There’s a delightful series of experiments about the power of owning something. One experiment goes like this:
* Students walk into an experiment and they are given a MUG.
* Other students walk into an experiment and they are given a PEN.
* Then a student gets the choice to switch his MUG for a PEN or a PEN for a MUG.
Almost nobody switches! They like the choice that’s been made for them.
Most behavioral economists explain this as the endowment effect – once you own something, just that owning it starts to make it more valuable to you.
I also think there’s a degree of automatic reaction and cognitive dissonance. What do I mean and why am I throwing around buzz words?
* Automatic reaction. Jon Haidt studies automatic reaction – the idea that sometimes you just react and later use your brain to rationalize why you may have reacted in that way. I believe the students just don’t want to give it away (whether because they don’t like change, whether because it’s more valuable to them now, or whether for no reason at all).
* Cognitive dissonance. “Well, I don’t want to give up my mug really. Maybe that means I like the mug more. Maybe that means the mug is more valuable to me.”
* Why buzz words? Because these two buzz word pairs signify EXACTLY the meanings of why people might be saying one thing but acting in another way. These words are like useful shortcuts right now.
So NO to “my MUG for your PEN.”
In another study (and this is from memory), some students were given a mug and then told that they could sell it. The mug cost about $5 at the campus bookstore, and all the students given the mug were willing to sell it – but at an average prce around $7!!! Other students were told they could buy a mug, and these students chose prices at which they would buy the mug – they chose about $3 per mug! So the value of the mug can depends on what eyes you look through.
Seth Godin makes this endowment effect very real and very immediate in his Loss vs. Gain story. In sum – he found “the perfect” domain name. He wanted it. He made a bid on it. The seller wouldn’t take $600 for it. The seller was very happy with his own endoment effect for that domain name. Seth was sad. It’s just this blasted endowmnet effect!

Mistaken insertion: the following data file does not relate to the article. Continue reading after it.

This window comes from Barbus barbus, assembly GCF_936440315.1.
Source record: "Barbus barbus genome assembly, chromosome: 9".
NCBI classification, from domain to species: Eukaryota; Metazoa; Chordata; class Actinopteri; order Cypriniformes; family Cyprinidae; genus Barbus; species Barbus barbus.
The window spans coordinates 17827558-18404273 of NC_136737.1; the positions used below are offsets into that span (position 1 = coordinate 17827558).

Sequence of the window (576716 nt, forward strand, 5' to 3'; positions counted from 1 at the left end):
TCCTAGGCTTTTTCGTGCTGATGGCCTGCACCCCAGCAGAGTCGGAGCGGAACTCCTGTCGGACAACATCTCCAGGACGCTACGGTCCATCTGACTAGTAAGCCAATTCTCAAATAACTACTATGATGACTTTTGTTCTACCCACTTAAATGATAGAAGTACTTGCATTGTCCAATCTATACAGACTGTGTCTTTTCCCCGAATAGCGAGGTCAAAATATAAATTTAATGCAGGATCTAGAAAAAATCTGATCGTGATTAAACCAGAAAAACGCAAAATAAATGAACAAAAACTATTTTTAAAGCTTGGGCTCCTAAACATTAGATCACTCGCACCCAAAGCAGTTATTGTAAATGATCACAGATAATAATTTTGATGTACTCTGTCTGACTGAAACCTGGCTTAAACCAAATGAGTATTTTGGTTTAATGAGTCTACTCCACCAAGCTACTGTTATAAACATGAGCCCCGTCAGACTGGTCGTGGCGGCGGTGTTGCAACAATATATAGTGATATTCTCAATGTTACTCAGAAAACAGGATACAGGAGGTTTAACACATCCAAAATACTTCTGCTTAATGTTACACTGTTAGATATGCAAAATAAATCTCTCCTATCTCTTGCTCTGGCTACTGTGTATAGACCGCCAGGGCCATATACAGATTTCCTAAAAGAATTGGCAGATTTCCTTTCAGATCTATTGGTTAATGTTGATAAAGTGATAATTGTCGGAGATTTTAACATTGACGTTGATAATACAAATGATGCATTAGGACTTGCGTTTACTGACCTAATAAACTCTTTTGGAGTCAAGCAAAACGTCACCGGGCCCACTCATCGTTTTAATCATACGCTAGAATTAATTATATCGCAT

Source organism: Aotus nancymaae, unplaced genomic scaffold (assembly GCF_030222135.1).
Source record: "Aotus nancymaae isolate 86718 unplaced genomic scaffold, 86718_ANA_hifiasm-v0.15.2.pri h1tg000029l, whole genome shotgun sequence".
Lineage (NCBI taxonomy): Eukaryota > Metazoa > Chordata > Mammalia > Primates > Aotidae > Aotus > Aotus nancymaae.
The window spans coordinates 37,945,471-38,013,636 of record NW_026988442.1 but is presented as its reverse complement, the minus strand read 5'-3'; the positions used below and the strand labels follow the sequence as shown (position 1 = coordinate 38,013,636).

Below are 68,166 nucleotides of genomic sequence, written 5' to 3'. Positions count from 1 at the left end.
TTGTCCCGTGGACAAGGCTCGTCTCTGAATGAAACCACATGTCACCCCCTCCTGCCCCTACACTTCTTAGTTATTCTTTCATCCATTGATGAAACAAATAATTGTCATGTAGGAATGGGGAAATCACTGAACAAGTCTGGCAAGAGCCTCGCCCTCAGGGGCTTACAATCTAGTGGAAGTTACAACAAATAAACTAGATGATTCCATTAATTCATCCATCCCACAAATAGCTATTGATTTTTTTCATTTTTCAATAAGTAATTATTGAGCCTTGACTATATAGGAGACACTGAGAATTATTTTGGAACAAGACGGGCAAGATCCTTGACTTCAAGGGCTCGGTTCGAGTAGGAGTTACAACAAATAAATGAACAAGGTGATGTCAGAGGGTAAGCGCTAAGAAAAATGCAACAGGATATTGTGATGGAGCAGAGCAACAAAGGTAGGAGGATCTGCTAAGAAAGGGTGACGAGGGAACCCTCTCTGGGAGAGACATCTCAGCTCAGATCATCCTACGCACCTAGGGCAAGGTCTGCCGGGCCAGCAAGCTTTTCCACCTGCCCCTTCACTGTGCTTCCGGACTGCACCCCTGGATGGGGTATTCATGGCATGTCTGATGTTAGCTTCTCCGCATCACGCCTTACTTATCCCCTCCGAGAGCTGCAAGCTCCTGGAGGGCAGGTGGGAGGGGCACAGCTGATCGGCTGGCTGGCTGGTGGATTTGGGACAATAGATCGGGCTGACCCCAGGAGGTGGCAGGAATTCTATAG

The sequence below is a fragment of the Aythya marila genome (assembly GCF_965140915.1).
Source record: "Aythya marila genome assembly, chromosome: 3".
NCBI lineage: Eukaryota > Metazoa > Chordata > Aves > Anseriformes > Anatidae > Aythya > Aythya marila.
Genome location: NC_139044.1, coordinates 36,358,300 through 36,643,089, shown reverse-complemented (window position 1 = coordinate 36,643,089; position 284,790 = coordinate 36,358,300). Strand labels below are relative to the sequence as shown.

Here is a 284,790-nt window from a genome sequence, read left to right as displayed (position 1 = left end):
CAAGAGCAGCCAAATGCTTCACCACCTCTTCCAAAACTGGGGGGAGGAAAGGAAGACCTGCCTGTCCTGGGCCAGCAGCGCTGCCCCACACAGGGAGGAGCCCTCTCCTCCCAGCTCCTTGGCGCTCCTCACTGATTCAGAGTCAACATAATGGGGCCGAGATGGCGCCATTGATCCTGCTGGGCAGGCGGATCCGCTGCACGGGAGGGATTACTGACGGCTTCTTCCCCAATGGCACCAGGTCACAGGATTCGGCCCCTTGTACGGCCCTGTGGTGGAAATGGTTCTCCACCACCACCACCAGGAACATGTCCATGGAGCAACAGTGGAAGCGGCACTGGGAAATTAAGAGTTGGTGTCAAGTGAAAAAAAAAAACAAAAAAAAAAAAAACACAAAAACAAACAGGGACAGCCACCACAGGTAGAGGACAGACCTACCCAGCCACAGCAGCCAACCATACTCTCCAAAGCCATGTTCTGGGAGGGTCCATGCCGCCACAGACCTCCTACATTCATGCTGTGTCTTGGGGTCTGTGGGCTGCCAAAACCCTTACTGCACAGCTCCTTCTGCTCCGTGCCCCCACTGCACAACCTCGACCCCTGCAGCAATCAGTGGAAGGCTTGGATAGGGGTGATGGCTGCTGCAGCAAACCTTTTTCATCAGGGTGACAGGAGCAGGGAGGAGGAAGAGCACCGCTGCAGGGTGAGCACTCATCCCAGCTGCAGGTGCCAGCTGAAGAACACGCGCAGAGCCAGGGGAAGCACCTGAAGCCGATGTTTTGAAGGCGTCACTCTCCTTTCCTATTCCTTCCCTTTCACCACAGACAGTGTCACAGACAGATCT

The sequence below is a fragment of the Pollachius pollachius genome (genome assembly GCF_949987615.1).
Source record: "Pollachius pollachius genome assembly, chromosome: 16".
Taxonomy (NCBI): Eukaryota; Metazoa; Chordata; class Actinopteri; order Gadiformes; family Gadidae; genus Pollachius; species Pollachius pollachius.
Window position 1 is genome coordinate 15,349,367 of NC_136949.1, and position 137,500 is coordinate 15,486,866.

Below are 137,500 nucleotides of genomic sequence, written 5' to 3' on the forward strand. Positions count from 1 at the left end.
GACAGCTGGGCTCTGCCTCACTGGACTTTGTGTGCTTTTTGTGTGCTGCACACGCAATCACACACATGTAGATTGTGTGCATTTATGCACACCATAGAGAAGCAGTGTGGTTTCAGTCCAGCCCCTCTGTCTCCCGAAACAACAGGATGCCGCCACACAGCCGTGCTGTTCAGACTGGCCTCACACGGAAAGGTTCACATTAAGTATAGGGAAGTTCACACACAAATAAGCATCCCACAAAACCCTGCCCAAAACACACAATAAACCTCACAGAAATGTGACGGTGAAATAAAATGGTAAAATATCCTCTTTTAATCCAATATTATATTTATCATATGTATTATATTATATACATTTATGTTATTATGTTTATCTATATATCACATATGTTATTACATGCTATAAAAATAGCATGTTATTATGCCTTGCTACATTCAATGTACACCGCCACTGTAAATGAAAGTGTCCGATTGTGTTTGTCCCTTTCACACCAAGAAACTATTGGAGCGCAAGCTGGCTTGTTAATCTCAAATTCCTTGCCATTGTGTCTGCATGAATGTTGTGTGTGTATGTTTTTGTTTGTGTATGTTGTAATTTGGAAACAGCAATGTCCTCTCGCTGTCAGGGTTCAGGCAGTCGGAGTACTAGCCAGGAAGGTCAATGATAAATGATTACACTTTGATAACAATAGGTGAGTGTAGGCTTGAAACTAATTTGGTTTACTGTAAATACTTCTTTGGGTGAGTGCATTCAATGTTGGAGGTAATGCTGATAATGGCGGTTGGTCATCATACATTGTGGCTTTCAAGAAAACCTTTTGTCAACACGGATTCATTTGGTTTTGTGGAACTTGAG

One of the best pieces by The Economist I’ve ever read on any topic is a blog post called Un-Endowing the Endowment Effect. The post states, “Now a new paper scheduled to appear in a forthcoming issue of the American Economic Review argues that this asymmetry might not be as formidable as it seems.” It looks like once you change a few things, the endowment effect may disappear. What would one need to change? Well, something that psychologists rarely like to hear in experimental settings … if the words used when handing the object to a student are different, that makes a difference. Also, if a student can be unobtrusively in signaling an interest to trade, that can make a difference. And if a student can inspect the other good before committing to the exchange, that can make a difference.
Please please please, go read this short Economist post, and especially the most delightful Economist words ever – the last line of this article!